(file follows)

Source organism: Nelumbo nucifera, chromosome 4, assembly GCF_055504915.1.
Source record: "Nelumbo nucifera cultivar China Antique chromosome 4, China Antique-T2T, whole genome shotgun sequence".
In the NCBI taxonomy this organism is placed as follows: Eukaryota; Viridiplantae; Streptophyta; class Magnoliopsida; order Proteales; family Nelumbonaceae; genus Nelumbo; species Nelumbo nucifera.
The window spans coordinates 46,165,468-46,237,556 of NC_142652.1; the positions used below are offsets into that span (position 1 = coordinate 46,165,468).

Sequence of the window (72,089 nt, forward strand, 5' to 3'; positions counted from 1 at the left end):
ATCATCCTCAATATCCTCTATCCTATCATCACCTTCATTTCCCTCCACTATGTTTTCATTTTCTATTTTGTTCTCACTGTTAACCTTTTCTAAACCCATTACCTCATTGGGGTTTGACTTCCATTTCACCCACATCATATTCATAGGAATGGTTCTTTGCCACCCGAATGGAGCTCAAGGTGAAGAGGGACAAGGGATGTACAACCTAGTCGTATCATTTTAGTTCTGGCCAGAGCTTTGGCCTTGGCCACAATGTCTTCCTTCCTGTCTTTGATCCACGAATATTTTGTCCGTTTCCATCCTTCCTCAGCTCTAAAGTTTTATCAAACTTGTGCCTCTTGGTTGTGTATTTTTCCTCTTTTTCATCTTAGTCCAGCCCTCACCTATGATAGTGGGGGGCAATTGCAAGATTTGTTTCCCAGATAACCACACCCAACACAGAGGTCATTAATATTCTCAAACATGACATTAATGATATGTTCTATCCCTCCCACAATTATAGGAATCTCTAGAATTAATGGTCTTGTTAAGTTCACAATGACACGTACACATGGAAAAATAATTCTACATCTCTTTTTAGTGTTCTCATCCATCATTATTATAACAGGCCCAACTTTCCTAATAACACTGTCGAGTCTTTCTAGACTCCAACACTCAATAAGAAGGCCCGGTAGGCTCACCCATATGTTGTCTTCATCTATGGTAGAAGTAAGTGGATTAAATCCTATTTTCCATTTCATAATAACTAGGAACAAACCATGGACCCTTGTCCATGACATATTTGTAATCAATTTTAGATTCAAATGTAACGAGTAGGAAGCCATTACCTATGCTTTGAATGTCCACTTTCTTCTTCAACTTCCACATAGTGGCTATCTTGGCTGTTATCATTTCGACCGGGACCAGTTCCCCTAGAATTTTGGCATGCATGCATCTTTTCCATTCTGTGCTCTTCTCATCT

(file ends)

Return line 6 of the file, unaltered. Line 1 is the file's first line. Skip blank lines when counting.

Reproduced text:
ATCATCCTCAATATCCTCTATCCTATCATCACCTTCATTTCCCTCCACTATGTTTTCATTTTCTATTTTGTTCTCACTGTTAACCTTTTCTAAACCCATTACCTCATTGGGGTTTGACTTCCATTTCACCCACATCATATTCATAGGAATGGTTCTTTGCCACCCGAATGGAGCTCAAGGTGAAGAGGGACAAGGGATGTACAACCTAGTCGTATCATTTTAGTTCTGGCCAGAGCTTTGGCCTTGGCCACAATGTCTTCCTTCCTGTCTTTGATCCACGAATATTTTGTCCGTTTCCATCCTTCCTCAGCTCTAAAGTTTTATCAAACTTGTGCCTCTTGGTTGTGTATTTTTCCTCTTTTTCATCTTAGTCCAGCCCTCACCTATGATAGTGGGGGGCAATTGCAAGATTTGTTTCCCAGATAACCACACCCAACACAGAGGTCATTAATATTCTCAAACATGACATTAATGATATGTTCTATCCCTCCCACAATTATAGGAATCTCTAGAATTAATGGTCTTGTTAAGTTCACAATGACACGTACACATGGAAAAATAATTCTACATCTCTTTTTAGTGTTCTCATCCATCATTATTATAACAGGCCCAACTTTCCTAATAACACTGTCGAGTCTTTCTAGACTCCAACACTCAATAAGAAGGCCCGGTAGGCTCACCCATATGTTGTCTTCATCTATGGTAGAAGTAAGTGGATTAAATCCTATTTTCCATTTCATAATAACTAGGAACAAACCATGGACCCTTGTCCATGACATATTTGTAATCAATTTTAGATTCAAATGTAACGAGTAGGAAGCCATTACCTATGCTTTGAATGTCCACTTTCTTCTTCAACTTCCACATAGTGGCTATCTTGGCTGTTATCATTTCGACCGGGACCAGTTCCCCTAGAATTTTGGCATGCATGCATCTTTTCCATTCTGTGCTCTTCTCATCT